He pops up on the forum every time we’re discussing units, seems to know everything about March of War and is the most British person I know. Wilson, as you all know him on our forum, is in charge of balancing ALL the units, by no means an easy task.
Q: Wilson, can you explain how balancing works?
A: The most basic part of it comes down to the core numbers on each unit – health, movement speed, attack power/range, and of course what resources the unit costs. Other values such as sight range, cooldowns, an area of effect are important as well of course, but they aren’t as immediately obvious to players – if you think of the difference between a Battle Tank and a Bear Tank, I’d expect the health, damage and cost to come to mind before their secondary abilities. Then you can start thinking about secondary abilities, unless you’re looking at a unit where a special ability is the whole point.
Q: So it’s basically a lot of math and comparing. How do you decide if a unit is OP?
A: Player feedback is usually the starting point – sometimes people suggest a unit is overpowered and then other people argue against it, but other times you get more of a consensus. Sometimes it’s a case of needing a general reduction in strength, which might be small reductions in many areas, or sometimes it’s a particular ability or attack which is too good. If it’s not possible to reduce the strength of the unit without making it dull or too similar to other units, then a cost increase is usually the answer.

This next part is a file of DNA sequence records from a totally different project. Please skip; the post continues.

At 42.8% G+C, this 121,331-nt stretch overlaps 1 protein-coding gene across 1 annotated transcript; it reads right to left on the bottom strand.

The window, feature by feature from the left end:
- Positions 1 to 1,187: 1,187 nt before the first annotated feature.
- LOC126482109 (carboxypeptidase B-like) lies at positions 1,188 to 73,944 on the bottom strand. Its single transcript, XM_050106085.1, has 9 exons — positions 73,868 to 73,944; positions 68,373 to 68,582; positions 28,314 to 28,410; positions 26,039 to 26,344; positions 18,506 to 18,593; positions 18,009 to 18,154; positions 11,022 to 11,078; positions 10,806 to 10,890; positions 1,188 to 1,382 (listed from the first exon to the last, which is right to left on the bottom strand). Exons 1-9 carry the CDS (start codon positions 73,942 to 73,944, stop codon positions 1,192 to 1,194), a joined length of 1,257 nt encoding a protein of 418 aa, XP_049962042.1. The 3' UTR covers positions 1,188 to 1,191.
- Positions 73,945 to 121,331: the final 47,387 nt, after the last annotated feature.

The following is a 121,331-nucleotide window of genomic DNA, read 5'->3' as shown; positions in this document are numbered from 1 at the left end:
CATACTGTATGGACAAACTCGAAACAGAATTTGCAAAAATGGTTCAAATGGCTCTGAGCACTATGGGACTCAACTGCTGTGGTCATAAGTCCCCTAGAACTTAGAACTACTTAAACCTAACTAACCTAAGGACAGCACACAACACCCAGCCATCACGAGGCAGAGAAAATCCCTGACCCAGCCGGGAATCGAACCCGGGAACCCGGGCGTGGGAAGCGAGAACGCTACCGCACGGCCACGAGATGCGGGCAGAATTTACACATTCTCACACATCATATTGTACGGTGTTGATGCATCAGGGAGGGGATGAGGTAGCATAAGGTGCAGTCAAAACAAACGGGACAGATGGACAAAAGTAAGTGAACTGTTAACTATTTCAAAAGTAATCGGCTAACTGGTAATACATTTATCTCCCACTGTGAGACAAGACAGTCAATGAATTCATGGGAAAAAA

Q: Each faction in March of War has its strengths and weaknesses. How do you make sure each faction retains its unique qualities, without having an unbalanced game?
A: Making sure that every faction has the ability to counter all strategies, in some form or another, is the starting point. Every faction has basic infantry capable of killing other infantry or armoured vehicles, though each requires different tactics. After you have at least a few general options for common situations, you can start giving each faction more specialized units which are unique to them.
Q: Nerfing units is never very popular. When is it justified to nerf?
A: I’d say we’re actually very lucky with our community here, in that the players most vocal about balance often play multiple factions, and are willing to admit when certain units are too good, even if it is one in their favourite faction. That said, it’s still more pleasant to be buffing a unit which people don’t generally use and trying to make it appealing than nerfing something.